“Taking even modest initial steps toward a guaranteed income is likely to further starve critically needed targeted cash transfers and diverse in-kind benefits,” he concludes.
In an interview for Salon, John Schmitt, a senior research associate with the progressive Center for Economic and Policy Research in Washington, D.C., says, “My fear is that it’s possible for a coalition of completely well-intentioned and idealistic – with no negative connotation to that – people on the left to support what would be a very generous basic guaranteed income, in a coalition with significant elements on the right, including the libertarian right, that has basically the motivation that this will undermine existing social welfare institutions.”
But what about a basic income that existed in addition to existing programs and not in place of them? A generous basic income instead of a miserly one? Could this be the next step in the welfare state, or even, as Van Parijs puts it, “the culmination of the welfare state”?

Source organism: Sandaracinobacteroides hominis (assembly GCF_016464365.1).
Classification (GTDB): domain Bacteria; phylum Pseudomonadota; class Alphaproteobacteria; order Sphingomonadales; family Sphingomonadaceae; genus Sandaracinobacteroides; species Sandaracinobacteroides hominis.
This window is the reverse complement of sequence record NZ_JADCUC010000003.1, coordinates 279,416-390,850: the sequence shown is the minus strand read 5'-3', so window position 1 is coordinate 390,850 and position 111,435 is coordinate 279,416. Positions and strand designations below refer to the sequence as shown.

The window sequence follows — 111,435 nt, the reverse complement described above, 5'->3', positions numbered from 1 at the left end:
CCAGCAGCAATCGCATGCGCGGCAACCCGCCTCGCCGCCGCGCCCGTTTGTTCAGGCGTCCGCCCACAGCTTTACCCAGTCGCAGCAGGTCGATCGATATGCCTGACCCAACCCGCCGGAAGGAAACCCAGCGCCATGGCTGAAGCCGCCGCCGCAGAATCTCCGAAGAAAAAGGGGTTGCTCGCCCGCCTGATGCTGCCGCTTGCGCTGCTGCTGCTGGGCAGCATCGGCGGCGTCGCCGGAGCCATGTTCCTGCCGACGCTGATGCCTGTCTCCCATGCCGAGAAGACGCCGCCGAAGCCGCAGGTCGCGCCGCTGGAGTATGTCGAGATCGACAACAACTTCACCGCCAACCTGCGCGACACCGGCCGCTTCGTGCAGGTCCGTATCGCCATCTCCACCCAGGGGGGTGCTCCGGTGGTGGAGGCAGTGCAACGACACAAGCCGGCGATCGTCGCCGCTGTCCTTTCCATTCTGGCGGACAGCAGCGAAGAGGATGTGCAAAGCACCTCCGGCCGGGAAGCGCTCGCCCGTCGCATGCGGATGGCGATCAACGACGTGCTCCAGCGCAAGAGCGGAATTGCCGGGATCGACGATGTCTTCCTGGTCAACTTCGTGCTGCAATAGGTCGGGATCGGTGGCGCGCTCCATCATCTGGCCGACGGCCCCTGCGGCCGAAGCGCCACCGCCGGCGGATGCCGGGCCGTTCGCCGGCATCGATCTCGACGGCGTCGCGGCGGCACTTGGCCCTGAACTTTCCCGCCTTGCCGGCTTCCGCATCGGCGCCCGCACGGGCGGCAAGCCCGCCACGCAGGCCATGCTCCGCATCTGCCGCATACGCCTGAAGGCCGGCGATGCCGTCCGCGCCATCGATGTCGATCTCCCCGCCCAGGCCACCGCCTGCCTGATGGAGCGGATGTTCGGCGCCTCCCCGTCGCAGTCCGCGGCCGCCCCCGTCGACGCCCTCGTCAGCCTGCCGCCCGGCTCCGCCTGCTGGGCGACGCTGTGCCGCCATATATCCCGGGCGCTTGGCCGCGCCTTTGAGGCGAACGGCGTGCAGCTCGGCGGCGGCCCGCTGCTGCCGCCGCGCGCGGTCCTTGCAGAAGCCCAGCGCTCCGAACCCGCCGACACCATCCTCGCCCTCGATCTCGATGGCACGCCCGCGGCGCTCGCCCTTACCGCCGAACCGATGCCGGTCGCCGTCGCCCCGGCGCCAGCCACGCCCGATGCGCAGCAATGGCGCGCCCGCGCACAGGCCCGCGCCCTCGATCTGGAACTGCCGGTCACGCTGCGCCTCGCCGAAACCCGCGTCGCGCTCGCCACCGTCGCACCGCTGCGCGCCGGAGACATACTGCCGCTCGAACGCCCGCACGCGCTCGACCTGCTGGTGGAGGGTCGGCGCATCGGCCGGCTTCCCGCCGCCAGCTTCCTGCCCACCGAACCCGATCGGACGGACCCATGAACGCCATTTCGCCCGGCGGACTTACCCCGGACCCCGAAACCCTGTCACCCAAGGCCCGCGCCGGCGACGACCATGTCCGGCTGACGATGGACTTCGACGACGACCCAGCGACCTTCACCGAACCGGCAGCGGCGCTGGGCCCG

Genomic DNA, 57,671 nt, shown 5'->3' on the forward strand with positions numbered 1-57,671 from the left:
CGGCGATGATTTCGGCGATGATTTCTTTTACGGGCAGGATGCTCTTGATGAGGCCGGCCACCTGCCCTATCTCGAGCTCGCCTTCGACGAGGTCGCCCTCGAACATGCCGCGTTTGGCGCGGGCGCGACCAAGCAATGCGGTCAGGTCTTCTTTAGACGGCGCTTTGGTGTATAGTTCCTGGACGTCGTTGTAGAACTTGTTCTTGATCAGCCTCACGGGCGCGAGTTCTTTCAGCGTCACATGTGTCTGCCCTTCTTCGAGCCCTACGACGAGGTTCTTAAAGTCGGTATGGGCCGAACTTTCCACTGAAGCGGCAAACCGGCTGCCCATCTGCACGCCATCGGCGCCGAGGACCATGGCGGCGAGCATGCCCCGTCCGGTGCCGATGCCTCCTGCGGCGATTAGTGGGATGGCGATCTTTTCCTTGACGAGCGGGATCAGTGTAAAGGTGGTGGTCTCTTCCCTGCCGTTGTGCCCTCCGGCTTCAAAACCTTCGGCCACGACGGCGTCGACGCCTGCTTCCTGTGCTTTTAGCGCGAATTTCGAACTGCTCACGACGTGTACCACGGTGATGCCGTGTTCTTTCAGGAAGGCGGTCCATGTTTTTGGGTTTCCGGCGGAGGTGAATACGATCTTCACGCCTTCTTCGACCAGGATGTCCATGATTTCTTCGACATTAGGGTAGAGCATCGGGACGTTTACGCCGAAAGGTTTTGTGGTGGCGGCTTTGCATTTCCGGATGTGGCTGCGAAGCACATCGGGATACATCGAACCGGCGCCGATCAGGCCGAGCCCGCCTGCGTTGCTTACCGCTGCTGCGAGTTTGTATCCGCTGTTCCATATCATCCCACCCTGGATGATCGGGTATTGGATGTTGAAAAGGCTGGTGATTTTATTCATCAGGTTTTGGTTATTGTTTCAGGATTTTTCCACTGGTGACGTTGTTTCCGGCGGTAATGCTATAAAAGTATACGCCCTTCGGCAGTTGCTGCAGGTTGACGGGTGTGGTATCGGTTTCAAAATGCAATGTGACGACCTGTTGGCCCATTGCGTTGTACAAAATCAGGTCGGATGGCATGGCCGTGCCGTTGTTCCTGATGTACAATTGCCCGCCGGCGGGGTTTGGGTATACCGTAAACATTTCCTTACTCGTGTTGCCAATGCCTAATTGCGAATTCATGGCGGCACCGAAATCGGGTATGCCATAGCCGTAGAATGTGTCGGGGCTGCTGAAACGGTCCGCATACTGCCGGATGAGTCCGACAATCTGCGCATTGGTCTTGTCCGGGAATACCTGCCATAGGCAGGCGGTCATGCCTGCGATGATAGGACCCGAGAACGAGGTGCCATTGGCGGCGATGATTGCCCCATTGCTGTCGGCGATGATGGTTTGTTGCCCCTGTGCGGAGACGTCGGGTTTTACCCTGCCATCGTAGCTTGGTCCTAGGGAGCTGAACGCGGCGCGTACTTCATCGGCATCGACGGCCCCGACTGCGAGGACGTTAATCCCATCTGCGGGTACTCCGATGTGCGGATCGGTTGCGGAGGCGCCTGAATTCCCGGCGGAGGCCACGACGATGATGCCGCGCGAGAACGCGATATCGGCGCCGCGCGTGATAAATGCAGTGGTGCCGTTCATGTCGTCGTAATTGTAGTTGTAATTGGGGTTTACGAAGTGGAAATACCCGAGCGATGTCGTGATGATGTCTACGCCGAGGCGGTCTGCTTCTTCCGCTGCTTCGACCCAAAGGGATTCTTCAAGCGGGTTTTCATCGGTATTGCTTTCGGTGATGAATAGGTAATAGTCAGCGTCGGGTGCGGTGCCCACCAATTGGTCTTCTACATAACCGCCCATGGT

Everything depends on the balance of forces between capital and labour. If labour is weak, then the likelihood is that a basic income will be meagre and conditional while ushering in the full-scale privatization of public services. If labour is strong, a basic income could be unconditional, generous, and an addition to existing programs.